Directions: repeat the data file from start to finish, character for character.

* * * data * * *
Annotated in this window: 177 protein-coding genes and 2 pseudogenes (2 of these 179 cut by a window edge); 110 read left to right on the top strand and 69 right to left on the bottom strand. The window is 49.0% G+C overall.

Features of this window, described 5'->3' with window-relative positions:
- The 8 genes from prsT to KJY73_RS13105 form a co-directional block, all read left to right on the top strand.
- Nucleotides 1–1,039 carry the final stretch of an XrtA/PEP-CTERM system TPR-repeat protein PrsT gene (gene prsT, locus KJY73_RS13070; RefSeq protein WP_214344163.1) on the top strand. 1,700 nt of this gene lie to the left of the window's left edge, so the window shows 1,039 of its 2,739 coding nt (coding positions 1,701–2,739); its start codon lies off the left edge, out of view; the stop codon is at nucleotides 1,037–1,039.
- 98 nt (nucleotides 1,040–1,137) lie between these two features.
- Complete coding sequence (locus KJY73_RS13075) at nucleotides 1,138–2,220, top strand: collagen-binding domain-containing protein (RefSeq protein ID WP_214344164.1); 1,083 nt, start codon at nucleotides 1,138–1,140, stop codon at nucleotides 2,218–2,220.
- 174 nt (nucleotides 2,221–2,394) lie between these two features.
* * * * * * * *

Annotated in this window: 177 protein-coding genes and 2 pseudogenes (2 of these 179 cut by a window edge); 110 read left to right on the top strand and 69 right to left on the bottom strand. The window is 49.0% G+C overall.

Features of this window, described 5'->3' with window-relative positions:
- The 8 genes from prsT to KJY73_RS13105 form a co-directional block, all read left to right on the top strand.
- Nucleotides 1–1,039 carry the final stretch of an XrtA/PEP-CTERM system TPR-repeat protein PrsT gene (gene prsT, locus KJY73_RS13070; RefSeq protein WP_214344163.1) on the top strand. 1,700 nt of this gene lie to the left of the window's left edge, so the window shows 1,039 of its 2,739 coding nt (coding positions 1,701–2,739); its start codon lies off the left edge, out of view; the stop codon is at nucleotides 1,037–1,039.
- 98 nt (nucleotides 1,040–1,137) lie between these two features.
- Complete coding sequence (locus KJY73_RS13075) at nucleotides 1,138–2,220, top strand: collagen-binding domain-containing protein (RefSeq protein ID WP_214344164.1); 1,083 nt, start codon at nucleotides 1,138–1,140, stop codon at nucleotides 2,218–2,220.
- 174 nt (nucleotides 2,221–2,394) lie between these two features.